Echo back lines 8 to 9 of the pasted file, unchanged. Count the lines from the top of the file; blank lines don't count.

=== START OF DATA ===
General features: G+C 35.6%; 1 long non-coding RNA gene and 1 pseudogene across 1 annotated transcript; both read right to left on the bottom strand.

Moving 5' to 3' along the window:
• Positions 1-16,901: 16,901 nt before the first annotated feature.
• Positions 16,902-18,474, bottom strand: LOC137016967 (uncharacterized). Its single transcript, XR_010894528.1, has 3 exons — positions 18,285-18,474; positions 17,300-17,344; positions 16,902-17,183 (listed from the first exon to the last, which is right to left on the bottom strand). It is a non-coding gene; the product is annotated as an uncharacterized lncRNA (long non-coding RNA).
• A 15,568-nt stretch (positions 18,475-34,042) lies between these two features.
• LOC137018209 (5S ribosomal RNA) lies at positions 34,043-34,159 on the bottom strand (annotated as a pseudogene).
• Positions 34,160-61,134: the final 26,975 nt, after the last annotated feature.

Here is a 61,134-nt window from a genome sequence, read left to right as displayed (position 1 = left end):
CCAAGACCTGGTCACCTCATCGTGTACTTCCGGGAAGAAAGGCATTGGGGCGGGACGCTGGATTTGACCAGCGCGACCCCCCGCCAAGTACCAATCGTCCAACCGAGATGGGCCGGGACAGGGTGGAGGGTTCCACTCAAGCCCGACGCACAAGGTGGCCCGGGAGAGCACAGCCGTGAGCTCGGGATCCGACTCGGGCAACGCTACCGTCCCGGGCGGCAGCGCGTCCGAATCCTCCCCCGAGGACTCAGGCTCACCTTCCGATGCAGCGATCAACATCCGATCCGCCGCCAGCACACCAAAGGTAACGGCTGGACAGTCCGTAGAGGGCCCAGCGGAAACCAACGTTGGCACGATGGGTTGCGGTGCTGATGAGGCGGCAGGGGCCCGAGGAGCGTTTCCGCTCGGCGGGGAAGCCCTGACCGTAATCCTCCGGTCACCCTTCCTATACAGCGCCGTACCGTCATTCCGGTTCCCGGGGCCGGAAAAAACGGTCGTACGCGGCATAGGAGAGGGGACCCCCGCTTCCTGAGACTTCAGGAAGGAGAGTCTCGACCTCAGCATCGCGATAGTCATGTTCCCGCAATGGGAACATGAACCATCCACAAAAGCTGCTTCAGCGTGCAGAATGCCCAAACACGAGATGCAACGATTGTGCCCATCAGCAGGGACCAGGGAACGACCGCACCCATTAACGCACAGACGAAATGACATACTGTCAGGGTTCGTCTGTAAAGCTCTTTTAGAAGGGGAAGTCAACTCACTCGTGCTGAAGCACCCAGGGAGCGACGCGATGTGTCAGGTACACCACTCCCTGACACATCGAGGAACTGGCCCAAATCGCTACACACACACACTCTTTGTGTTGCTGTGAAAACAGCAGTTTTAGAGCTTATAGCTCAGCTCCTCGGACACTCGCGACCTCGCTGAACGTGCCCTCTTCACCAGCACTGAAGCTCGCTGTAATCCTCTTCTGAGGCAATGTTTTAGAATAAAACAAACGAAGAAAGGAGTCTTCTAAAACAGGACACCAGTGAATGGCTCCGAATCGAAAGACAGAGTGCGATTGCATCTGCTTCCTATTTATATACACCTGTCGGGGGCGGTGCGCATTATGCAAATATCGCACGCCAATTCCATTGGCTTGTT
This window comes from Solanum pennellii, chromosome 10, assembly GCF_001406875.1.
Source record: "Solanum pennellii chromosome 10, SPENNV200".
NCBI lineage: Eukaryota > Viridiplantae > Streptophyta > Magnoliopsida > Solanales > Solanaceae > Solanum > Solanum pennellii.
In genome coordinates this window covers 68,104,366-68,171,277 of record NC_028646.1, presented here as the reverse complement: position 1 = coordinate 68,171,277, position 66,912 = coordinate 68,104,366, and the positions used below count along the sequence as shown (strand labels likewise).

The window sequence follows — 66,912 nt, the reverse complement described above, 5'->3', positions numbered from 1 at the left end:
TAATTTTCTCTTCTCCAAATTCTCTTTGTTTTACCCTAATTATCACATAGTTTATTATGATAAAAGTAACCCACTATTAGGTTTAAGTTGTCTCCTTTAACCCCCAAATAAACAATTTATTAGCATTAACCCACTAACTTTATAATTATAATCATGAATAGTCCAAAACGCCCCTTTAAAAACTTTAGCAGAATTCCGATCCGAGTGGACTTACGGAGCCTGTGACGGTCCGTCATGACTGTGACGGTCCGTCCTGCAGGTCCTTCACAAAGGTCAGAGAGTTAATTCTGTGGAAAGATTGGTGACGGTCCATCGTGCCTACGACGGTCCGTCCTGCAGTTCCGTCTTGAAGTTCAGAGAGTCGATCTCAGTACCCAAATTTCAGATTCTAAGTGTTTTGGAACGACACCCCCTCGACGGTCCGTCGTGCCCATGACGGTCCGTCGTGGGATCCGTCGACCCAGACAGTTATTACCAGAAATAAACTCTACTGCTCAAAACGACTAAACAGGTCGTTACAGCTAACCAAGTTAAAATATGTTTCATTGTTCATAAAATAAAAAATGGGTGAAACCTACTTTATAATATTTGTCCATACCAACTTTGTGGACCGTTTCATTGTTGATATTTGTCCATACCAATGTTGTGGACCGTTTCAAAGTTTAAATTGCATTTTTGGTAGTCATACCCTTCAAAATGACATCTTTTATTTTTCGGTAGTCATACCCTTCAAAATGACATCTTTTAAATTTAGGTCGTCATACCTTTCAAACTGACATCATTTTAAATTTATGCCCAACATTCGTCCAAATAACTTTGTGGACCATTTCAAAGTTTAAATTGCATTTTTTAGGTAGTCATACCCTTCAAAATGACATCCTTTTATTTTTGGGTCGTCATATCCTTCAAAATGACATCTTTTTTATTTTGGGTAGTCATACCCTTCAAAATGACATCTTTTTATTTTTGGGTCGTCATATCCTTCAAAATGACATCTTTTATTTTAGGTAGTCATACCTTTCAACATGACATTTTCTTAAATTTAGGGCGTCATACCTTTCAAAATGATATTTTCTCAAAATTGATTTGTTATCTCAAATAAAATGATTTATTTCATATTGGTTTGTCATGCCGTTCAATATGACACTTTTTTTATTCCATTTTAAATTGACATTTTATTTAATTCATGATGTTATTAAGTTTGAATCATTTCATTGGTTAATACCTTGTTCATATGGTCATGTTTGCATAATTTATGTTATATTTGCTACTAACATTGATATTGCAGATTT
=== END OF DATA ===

Here is a 61,134-nt window from a genome sequence, read left to right as displayed (position 1 = left end):
CCAAGACCTGGTCACCTCATCGTGTACTTCCGGGAAGAAAGGCATTGGGGCGGGACGCTGGATTTGACCAGCGCGACCCCCCGCCAAGTACCAATCGTCCAACCGAGATGGGCCGGGACAGGGTGGAGGGTTCCACTCAAGCCCGACGCACAAGGTGGCCCGGGAGAGCACAGCCGTGAGCTCGGGATCCGACTCGGGCAACGCTACCGTCCCGGGCGGCAGCGCGTCCGAATCCTCCCCCGAGGACTCAGGCTCACCTTCCGATGCAGCGATCAACATCCGATCCGCCGCCAGCACACCAAAGGTAACGGCTGGACAGTCCGTAGAGGGCCCAGCGGAAACCAACGTTGGCACGATGGGTTGCGGTGCTGATGAGGCGGCAGGGGCCCGAGGAGCGTTTCCGCTCGGCGGGGAAGCCCTGACCGTAATCCTCCGGTCACCCTTCCTATACAGCGCCGTACCGTCATTCCGGTTCCCGGGGCCGGAAAAAACGGTCGTACGCGGCATAGGAGAGGGGACCCCCGCTTCCTGAGACTTCAGGAAGGAGAGTCTCGACCTCAGCATCGCGATAGTCATGTTCCCGCAATGGGAACATGAACCATCCACAAAAGCTGCTTCAGCGTGCAGAATGCCCAAACACGAGATGCAACGATTGTGCCCATCAGCAGGGACCAGGGAACGACCGCACCCATTAACGCACAGACGAAATGACATACTGTCAGGGTTCGTCTGTAAAGCTCTTTTAGAAGGGGAAGTCAACTCACTCGTGCTGAAGCACCCAGGGAGCGACGCGATGTGTCAGGTACACCACTCCCTGACACATCGAGGAACTGGCCCAAATCGCTACACACACACACTCTTTGTGTTGCTGTGAAAACAGCAGTTTTAGAGCTTATAGCTCAGCTCCTCGGACACTCGCGACCTCGCTGAACGTGCCCTCTTCACCAGCACTGAAGCTCGCTGTAATCCTCTTCTGAGGCAATGTTTTAGAATAAAACAAACGAAGAAAGGAGTCTTCTAAAACAGGACACCAGTGAATGGCTCCGAATCGAAAGACAGAGTGCGATTGCATCTGCTTCCTATTTATATACACCTGTCGGGGGCGGTGCGCATTATGCAAATATCGCACGCCAATTCCATTGGCTTGTT